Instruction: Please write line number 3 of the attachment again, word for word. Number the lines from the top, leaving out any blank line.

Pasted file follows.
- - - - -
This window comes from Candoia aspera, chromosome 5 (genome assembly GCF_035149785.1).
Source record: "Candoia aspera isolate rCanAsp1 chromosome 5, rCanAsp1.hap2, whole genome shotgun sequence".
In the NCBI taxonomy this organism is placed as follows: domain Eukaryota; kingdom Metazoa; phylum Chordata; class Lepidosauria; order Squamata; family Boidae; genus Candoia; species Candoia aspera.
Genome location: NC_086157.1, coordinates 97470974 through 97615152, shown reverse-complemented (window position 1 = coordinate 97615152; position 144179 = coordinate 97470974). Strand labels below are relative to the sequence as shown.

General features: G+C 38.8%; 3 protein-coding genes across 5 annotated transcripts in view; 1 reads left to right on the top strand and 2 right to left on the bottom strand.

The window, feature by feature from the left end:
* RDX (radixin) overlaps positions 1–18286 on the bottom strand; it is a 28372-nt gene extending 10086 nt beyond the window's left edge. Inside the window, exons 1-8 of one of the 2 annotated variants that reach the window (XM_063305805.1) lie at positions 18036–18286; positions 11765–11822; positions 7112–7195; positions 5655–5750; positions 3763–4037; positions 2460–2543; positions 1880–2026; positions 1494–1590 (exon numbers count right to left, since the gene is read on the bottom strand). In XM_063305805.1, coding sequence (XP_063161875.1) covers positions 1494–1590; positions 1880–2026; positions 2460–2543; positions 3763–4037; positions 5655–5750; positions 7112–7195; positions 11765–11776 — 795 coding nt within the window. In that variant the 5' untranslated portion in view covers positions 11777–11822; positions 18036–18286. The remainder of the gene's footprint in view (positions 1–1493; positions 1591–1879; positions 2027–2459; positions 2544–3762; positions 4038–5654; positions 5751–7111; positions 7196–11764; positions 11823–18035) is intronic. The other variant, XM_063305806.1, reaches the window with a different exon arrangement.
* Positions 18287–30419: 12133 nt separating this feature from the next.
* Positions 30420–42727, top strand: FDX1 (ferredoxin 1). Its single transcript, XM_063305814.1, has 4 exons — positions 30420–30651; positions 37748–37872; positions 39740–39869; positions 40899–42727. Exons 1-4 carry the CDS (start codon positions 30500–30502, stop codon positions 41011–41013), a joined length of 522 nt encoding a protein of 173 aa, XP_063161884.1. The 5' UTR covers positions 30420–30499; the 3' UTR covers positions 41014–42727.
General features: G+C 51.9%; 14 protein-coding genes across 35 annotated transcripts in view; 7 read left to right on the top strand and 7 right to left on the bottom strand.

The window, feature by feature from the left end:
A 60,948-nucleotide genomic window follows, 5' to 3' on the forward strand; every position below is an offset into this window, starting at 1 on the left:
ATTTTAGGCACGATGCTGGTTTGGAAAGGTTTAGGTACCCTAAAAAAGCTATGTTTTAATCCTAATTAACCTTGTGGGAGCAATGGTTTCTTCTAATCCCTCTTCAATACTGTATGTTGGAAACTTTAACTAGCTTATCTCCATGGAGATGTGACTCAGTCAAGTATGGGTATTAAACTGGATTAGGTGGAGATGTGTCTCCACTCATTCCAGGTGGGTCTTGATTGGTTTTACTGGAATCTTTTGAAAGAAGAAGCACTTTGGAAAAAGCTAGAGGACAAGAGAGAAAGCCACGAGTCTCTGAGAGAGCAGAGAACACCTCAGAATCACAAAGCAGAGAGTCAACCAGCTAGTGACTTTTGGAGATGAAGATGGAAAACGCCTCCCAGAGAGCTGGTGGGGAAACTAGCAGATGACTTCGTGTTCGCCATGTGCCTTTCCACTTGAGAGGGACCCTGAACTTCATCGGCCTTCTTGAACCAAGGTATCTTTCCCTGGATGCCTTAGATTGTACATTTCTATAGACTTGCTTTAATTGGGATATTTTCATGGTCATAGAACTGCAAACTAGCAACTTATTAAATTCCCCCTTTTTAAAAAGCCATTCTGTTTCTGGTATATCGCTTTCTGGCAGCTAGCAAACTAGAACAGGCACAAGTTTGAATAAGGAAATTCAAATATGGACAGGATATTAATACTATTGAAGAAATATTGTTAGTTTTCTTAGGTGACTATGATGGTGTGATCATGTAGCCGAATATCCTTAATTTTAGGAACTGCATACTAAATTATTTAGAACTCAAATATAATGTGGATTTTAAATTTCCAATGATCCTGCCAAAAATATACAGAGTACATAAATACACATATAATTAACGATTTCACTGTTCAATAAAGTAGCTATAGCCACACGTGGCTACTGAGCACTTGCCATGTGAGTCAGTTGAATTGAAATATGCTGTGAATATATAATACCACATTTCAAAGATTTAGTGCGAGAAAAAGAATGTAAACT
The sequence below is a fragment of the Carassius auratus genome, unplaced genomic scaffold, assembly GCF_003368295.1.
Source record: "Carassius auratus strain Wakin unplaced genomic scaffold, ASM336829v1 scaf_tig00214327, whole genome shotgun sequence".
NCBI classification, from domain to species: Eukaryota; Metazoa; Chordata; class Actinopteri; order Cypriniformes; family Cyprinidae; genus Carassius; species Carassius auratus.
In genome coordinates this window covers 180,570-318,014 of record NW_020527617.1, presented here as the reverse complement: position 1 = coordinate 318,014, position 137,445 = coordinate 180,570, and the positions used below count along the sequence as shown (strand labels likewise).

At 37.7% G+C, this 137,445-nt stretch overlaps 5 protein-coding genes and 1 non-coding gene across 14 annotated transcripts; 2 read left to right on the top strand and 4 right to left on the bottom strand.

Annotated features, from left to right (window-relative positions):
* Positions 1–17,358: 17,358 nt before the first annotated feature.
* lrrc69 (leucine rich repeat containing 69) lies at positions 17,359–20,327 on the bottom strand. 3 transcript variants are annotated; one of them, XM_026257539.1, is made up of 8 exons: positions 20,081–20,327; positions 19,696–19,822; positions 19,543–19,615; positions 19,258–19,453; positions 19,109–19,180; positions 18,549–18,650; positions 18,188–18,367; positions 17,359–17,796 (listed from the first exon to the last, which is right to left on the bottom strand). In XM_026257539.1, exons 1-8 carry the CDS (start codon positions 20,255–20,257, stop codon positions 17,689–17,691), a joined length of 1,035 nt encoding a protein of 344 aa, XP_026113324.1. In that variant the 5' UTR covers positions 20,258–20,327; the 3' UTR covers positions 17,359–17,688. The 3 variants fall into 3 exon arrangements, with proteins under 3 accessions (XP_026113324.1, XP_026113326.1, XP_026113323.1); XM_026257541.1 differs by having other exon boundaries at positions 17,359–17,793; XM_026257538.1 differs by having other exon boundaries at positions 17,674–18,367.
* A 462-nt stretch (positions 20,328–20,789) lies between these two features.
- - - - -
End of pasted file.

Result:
In the NCBI taxonomy this organism is placed as follows: domain Eukaryota; kingdom Metazoa; phylum Chordata; class Lepidosauria; order Squamata; family Boidae; genus Candoia; species Candoia aspera.